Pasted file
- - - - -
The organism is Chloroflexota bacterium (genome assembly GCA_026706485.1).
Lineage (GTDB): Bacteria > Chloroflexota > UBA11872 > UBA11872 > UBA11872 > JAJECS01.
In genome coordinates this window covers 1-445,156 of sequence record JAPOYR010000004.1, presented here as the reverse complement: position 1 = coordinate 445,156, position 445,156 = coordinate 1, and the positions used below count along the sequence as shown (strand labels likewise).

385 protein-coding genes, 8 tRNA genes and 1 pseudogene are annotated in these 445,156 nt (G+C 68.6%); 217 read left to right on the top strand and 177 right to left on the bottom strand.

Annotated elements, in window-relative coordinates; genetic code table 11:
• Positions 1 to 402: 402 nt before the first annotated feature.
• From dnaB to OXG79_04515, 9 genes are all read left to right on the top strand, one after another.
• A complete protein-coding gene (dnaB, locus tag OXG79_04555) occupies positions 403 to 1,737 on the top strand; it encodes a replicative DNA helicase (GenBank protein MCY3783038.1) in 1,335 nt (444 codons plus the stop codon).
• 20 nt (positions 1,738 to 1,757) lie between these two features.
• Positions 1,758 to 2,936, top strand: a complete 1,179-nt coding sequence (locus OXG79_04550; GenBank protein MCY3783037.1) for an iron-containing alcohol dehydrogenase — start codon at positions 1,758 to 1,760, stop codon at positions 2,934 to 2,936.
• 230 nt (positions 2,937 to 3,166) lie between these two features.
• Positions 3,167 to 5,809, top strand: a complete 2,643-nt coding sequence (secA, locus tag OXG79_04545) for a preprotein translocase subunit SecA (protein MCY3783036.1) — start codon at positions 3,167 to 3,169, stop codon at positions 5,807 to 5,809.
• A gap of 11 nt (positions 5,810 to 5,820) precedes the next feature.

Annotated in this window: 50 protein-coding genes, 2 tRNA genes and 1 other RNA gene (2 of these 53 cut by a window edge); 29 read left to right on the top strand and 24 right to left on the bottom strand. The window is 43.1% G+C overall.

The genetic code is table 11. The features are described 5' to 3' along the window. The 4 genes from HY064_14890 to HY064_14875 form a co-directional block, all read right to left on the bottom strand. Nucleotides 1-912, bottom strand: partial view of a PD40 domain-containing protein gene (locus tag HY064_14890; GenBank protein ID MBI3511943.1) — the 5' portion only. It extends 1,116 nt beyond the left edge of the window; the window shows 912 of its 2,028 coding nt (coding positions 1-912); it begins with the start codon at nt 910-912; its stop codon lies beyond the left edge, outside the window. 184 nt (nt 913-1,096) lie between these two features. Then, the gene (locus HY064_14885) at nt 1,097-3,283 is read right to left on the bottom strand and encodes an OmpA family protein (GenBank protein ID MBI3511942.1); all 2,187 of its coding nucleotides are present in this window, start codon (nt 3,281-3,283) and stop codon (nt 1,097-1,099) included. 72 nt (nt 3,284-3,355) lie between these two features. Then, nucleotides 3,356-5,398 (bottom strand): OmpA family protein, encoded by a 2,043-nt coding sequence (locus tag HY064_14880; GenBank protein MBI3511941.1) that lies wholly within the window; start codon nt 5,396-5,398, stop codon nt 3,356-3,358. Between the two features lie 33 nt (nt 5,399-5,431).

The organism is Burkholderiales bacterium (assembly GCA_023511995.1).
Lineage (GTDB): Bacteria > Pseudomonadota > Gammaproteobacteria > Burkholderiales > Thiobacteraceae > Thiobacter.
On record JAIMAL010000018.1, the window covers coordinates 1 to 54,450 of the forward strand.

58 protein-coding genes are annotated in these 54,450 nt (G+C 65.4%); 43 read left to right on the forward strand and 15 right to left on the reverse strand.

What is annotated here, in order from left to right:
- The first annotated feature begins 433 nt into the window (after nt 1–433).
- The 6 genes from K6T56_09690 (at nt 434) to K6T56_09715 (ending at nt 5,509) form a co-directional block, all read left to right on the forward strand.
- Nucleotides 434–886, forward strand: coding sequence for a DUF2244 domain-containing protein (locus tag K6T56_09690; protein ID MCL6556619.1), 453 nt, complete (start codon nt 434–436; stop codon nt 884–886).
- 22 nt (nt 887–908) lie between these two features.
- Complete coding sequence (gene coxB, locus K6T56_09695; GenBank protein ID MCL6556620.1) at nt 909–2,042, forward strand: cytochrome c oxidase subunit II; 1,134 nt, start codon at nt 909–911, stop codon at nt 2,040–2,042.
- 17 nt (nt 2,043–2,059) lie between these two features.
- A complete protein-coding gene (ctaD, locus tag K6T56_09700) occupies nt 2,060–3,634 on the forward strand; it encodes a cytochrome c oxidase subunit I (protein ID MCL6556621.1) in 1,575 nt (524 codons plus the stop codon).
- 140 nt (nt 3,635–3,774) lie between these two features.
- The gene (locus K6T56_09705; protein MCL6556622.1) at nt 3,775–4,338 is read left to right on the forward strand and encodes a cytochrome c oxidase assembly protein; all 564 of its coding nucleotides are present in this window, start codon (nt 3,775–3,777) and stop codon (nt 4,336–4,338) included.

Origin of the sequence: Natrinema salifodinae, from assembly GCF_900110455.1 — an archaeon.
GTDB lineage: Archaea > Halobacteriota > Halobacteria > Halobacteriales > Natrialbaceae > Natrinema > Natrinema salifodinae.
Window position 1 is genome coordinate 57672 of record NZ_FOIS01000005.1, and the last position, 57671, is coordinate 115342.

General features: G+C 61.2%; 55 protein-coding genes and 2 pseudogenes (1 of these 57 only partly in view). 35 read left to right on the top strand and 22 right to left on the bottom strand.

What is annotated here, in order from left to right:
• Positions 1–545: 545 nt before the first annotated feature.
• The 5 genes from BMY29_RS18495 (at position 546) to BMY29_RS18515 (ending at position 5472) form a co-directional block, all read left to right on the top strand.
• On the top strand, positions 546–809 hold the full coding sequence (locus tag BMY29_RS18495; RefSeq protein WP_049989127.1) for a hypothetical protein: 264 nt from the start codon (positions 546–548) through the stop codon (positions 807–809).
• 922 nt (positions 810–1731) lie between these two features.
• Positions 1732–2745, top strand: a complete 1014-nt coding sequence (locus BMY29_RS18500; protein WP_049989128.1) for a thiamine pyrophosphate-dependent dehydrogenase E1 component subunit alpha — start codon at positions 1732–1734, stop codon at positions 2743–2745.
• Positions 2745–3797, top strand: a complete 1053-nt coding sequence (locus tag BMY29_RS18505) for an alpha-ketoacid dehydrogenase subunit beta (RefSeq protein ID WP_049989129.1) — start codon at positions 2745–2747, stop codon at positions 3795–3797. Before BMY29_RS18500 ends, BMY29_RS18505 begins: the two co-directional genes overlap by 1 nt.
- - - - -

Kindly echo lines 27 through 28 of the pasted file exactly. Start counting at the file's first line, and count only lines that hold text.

- A complete protein-coding gene (ctaD, locus tag K6T56_09700) occupies nt 2,060–3,634 on the forward strand; it encodes a cytochrome c oxidase subunit I (protein ID MCL6556621.1) in 1,575 nt (524 codons plus the stop codon).
- 140 nt (nt 3,635–3,774) lie between these two features.